Male circumcision is ‘violation of bodily integrity’ and should be banned

The circumcision of Jesus via
The circumcision of Jesus via

A ban on male circumcision should be put on the political agenda, say Wouter van Erkel and Koen Sijtsema of D66’s youth wing Jonge Democraten.

In the Netherlands thousands of boys, both Jewish and Muslim, are circumcised for religious reasons every year. Estimates range between 10,000 and 15,000 circumcisions carried out in this country annually.

Campaigner Ayaan Hirsi Ali highlighted the issue years ago but every time circumcision is subject of a public debate, politicians shy away from putting it up for discussion in parliament. That is a great shame, because non-therapeutic male circumcision is an infringement of fundamental rights.

The fact is that male circumcision (as is female circumcision which, fortunately, has already been banned) is a violation of the integrity of the body. Often parental autonomy is used as an argument to allow this violation to take place. That is a nonsense. Of course parents are at liberty to raise their children the way they like but the line should be drawn at circumcision.

Child protection services

A parent who wants to remove, say, his child’s earlobe based on a decree of God would soon be dealing with police and child protection services. So why should the removal of a boy’s foreskin be any different?

Doctors’ association KNMG put it that the medical advantages of circumcision, if any, are way outnumbered by the risks and other disadvantages, such as the loss of up to 30% of erogenous tissue. The association’s findings were supported by associations of paediatricians, urologists and paediatric surgeons.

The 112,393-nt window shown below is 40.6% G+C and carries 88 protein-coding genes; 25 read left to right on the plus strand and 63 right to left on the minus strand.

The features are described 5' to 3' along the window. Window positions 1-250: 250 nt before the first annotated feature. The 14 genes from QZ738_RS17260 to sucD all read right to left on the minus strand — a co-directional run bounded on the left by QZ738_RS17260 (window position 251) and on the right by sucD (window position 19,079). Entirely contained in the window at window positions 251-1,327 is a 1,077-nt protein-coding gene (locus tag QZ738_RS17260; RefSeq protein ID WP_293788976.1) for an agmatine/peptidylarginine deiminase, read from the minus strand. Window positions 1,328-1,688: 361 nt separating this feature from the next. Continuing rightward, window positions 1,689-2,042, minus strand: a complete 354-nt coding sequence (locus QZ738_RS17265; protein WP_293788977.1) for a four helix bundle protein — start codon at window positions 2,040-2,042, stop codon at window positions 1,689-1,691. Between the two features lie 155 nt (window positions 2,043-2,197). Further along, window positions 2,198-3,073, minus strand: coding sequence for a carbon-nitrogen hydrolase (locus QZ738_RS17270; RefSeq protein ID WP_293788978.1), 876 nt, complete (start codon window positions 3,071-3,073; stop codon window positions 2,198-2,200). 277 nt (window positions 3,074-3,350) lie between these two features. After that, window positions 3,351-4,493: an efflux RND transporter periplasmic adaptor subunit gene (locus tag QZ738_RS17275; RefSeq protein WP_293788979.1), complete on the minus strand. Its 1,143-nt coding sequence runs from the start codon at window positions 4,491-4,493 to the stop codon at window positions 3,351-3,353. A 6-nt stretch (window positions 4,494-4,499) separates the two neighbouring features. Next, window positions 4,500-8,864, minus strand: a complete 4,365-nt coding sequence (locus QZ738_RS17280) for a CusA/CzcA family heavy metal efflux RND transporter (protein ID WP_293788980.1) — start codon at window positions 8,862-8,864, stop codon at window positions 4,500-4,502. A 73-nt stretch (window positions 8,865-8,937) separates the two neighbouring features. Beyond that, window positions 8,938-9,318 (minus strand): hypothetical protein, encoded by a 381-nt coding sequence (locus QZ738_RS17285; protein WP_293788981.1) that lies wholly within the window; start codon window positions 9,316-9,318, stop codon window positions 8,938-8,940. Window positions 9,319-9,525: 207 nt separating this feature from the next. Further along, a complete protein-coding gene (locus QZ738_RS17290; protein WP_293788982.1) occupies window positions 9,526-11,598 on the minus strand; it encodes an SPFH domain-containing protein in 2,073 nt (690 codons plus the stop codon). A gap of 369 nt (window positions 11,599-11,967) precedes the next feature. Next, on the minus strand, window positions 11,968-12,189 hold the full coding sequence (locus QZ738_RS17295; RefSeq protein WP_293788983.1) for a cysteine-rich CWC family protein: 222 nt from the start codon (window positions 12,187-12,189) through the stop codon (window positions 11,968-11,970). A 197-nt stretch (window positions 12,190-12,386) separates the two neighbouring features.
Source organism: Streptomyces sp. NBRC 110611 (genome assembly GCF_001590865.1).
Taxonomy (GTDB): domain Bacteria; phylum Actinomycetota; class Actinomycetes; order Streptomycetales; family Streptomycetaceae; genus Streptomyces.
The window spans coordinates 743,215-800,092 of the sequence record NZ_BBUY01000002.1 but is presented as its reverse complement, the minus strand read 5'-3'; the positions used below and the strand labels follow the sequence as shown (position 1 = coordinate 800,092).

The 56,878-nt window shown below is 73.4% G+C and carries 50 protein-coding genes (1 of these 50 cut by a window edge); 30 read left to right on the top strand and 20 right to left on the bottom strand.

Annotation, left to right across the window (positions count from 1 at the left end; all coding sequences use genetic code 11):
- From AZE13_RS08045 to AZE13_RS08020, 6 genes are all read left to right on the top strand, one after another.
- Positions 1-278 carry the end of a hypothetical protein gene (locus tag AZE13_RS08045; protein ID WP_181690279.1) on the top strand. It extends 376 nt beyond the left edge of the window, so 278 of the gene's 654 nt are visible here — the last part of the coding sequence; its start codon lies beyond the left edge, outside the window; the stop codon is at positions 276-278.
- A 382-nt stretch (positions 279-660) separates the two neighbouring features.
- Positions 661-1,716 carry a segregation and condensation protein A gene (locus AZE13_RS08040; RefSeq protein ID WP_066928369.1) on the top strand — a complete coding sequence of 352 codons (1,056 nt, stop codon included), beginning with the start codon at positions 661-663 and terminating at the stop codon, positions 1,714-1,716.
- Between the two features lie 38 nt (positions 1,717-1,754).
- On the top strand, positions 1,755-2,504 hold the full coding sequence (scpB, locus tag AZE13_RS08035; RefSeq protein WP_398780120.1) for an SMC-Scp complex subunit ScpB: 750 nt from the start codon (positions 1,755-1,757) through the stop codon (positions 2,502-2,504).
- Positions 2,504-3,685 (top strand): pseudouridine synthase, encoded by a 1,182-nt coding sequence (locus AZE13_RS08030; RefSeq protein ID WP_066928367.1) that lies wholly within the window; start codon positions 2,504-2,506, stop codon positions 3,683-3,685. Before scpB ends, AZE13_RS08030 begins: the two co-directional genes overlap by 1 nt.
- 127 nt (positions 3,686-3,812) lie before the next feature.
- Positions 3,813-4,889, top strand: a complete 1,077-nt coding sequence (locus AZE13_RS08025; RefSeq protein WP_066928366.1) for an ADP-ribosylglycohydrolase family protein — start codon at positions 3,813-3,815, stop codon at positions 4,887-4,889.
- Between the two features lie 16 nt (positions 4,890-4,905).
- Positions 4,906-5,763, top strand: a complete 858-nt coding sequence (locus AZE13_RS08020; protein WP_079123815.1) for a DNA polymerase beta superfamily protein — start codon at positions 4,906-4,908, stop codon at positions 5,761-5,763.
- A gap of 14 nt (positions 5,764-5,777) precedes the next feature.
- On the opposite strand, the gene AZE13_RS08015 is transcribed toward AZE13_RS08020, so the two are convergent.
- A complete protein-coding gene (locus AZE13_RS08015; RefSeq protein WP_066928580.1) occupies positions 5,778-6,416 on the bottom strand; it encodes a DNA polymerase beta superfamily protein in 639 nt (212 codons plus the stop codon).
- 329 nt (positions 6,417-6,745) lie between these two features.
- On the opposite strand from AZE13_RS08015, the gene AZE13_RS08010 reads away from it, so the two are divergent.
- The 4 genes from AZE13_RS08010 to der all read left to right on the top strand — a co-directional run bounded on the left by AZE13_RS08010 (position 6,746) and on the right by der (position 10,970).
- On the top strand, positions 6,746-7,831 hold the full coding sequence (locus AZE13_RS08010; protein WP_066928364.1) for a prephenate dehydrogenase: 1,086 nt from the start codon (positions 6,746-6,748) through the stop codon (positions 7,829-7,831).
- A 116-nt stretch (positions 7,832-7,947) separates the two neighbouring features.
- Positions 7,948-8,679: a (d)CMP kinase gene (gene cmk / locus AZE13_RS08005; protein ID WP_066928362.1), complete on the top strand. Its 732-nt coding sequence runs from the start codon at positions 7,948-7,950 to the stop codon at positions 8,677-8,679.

There is, of course, nothing wrong with circumcisions that are carried out for medical reasons, and the same goes for adults who decide, for whatever reason, to have the operation. The problem starts when freedom of religion is used as an argument to submit a child to circumcision.

Religious marker

Freedom of religion implies that every person is free to adhere to any religion they like. That freedom must under no circumstances include the infliction of a religious, permanent marker on another person. Then one person’s freedom curtails the freedom of another.

Then there is the aesthetic argument for circumcision. A circumcised penis is simply more attractive, Ali B. once explained in a television show. He is entitled to his opinion but it is no reason to subject children to circumcision.

We are not talking about sticking-out ears, after all. A child may well experience psychological damage from having big ears. But if a child is happy the way it is those ears should remain the way they are. The rules for surgery on children are strict, and that is a good thing.


We are not advocating an immediate ban on circumcision. Our fear is that the moment that happens this deplorable practice will go into underground and we will lose sight of it completely.

Our proposal is to discourage circumcision by increasing the minimum age for circumcision step by step and to legally oblige parents who register their child to be circumcised to adhere to an informed period of reflection.

This will allow the realisation that circumcision is not right to take hold in religious communities. A future total ban will then be easier and safer to impose. A woman is boss of her own belly; a man should be boss of his own penis.

This column appeared earlier in the NRC

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